In Rasinski v. McCoy, (Case Number 5D15-4423), Florida’s Fifth DCA defines the standard necessary to prove a future loss of earning capacity as only requiring a showing of “reasonable certainty.”
Facts Of The Case
Rasinski caused an accident which resulted in an injury to McCoy. McCoy had $10,000 in lost earnings in the past. The jury awarded him $260,000 in future earning capacity losses.
In addition, McCoy had a number of different jobs over the course of his lifetime and was earning approximately $18 per hour as a plumber at the time of the crash. After the accident, he switched to a “desk” job with the same pay and he stated that he was worried about not being able to return to doing labor as a plumber should the economy take a turn for the worse.
Standard Of Recovery
As mentioned above, only “reasonable certainty” is required to prove damages for a future loss of earning capacity, but what does that mean?
The leading Florida Supreme Court case on the issue is Auto-Owners Insurance Company v. Tompkins, 651 So. 2d 89 (Fla. 1995). In that case, the Court also indicated that a plaintiff could be awarded a loss of future earning capacity without necessarily proving that a permanent injury exists although having a permanent injury was considered by the Court as a “significant factor” in establishing reasonable certainty.
Previous cases (Hubbs v. McDonald, 517 So. 2d 68 (Fla. 1st DCA 1987); Long v. Publix Super Mkts., Inc., 458 So. 2d 393 (Fla. 1st DCA 1984)) discussed a showing that the “capacity to labor” must be diminished and that there is a “monetary standard” for which the jury can measure a loss of earning capacity.
The jury should also consider any relevant factors including:
- general health
- social surroundings
- compare earnings before versus after the injury
So What Should A Plaintiff Collect In Future Earning Capacity?
As far as a loss of earning a capacity goes, a plaintiff should clearly be able to collect when they are earning less than they were before the accident. That is the easy one. The harder part (and riskier part) comes in where an injured plaintiff is offered a desk job as an accommodation.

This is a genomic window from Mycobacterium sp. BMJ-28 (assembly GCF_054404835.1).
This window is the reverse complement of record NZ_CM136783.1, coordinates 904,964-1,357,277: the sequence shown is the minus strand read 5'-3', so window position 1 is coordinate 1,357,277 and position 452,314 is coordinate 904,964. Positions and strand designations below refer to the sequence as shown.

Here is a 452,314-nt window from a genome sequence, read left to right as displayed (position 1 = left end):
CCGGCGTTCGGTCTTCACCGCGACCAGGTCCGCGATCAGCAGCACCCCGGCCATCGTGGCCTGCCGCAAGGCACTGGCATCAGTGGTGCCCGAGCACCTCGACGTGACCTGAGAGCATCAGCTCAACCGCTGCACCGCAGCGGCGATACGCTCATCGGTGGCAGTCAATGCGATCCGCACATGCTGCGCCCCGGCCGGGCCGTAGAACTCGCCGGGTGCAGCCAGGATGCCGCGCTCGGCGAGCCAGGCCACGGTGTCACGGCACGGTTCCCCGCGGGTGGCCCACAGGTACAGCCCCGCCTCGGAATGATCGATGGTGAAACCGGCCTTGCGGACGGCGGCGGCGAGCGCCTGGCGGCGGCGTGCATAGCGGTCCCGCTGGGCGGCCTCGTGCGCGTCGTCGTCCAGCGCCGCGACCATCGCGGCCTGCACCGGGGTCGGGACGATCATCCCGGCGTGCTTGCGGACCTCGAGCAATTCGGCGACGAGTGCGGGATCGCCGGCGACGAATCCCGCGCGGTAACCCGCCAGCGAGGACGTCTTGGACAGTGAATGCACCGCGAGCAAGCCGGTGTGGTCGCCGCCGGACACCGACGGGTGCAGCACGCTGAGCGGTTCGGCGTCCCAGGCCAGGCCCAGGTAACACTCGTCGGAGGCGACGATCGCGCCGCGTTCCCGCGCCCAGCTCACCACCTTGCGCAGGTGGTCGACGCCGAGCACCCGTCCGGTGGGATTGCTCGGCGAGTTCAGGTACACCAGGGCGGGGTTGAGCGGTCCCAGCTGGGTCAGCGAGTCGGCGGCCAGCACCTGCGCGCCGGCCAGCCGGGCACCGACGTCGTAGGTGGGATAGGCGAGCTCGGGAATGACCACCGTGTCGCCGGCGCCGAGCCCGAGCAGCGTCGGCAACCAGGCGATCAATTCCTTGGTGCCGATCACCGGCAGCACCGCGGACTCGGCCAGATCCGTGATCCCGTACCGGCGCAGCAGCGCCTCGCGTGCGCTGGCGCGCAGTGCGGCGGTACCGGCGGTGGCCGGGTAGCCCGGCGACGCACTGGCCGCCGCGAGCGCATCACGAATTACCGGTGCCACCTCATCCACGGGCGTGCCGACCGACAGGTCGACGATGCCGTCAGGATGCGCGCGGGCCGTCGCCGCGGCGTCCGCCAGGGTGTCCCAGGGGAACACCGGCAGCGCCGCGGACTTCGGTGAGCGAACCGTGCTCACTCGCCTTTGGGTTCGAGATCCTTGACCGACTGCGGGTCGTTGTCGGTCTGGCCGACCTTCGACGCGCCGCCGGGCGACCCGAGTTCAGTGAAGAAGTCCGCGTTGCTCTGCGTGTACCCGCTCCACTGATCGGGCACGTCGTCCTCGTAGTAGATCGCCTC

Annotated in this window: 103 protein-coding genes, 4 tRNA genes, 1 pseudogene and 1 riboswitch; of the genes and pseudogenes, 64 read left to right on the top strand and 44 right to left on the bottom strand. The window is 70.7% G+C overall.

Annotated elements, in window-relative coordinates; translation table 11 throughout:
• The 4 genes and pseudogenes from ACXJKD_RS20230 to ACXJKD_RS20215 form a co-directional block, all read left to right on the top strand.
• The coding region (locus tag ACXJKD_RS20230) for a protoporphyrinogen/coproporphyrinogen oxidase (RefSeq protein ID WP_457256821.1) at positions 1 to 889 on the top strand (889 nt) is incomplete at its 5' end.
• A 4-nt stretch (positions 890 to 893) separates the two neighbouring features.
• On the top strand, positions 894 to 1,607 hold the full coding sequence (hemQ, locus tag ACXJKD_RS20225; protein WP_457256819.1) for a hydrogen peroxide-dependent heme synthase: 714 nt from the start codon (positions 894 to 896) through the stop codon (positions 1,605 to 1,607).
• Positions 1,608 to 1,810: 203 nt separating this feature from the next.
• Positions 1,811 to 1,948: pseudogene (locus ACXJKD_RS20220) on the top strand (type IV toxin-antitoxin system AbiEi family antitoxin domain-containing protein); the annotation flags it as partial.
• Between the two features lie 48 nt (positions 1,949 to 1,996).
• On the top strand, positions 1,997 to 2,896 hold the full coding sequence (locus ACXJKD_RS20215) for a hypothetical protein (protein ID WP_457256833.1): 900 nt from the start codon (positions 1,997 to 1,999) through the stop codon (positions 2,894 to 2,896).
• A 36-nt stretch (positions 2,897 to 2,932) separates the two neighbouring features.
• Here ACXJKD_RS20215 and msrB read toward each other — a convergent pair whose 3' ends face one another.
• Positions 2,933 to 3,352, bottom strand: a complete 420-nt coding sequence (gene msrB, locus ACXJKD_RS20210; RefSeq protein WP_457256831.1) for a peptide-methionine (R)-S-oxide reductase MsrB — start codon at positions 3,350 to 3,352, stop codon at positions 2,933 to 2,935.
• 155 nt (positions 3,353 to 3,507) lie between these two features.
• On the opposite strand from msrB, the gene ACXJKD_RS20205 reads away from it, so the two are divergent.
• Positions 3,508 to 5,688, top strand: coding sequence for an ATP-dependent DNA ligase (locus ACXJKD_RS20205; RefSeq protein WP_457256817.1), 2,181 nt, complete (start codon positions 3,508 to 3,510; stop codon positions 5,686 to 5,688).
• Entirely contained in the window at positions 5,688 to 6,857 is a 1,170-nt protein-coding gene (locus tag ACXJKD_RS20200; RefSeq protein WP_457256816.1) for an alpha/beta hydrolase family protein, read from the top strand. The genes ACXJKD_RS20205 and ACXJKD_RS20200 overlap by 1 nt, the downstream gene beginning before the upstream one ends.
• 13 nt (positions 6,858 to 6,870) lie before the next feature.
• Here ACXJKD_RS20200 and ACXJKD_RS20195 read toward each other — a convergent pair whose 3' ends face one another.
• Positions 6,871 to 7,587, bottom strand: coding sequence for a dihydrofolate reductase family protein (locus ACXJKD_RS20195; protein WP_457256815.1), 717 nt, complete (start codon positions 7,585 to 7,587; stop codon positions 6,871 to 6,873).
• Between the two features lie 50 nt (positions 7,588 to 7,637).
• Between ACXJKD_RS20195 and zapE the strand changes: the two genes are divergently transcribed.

For these “desk job” cases, a plaintiff needs to have evidence that their chances of promotions and bonuses are less than what they would have been but for the re-assignment to a desk job. It is not enough that a plaintiff merely fears that economic circumstances will force them to go back to manual labor because that is a risk that could happen anyway.
In addition, proving that you will not be able to work until retirement age is difficult so long as you can do some sort of job.
In my own cases, I have seen a jury award a loss of future earning capacity, however, the jury limited that recovery to the recovery period for a surgery that the plaintiff was expected to have. This was very reasonable and was actually quite thoughtful of the jury to award.
Since a jury can consider just about anything to reach a “reasonable certainty” standard, your best bet to win your claim for loss of future earning capacity is to find a boss or supervisor who can discuss the typical career paths followed by people with similar credentials. Your boss or supervisor should also be able to speak favorably of your past work experience and say that you were on track for promotions and bonuses but for your injury and subsequent reassignment.
It takes a compassionate boss to do such. You should also keep in mind that your overall credibility as a plaintiff is important as well.
Seek Help With Your Personal Injury Case
There are a lot of moving parts to a Florida personal injury case. Chances are that you will need help to bring the best case that you can put in front of a jury. Contact us today for a free case review with a Lakeland personal injury attorney.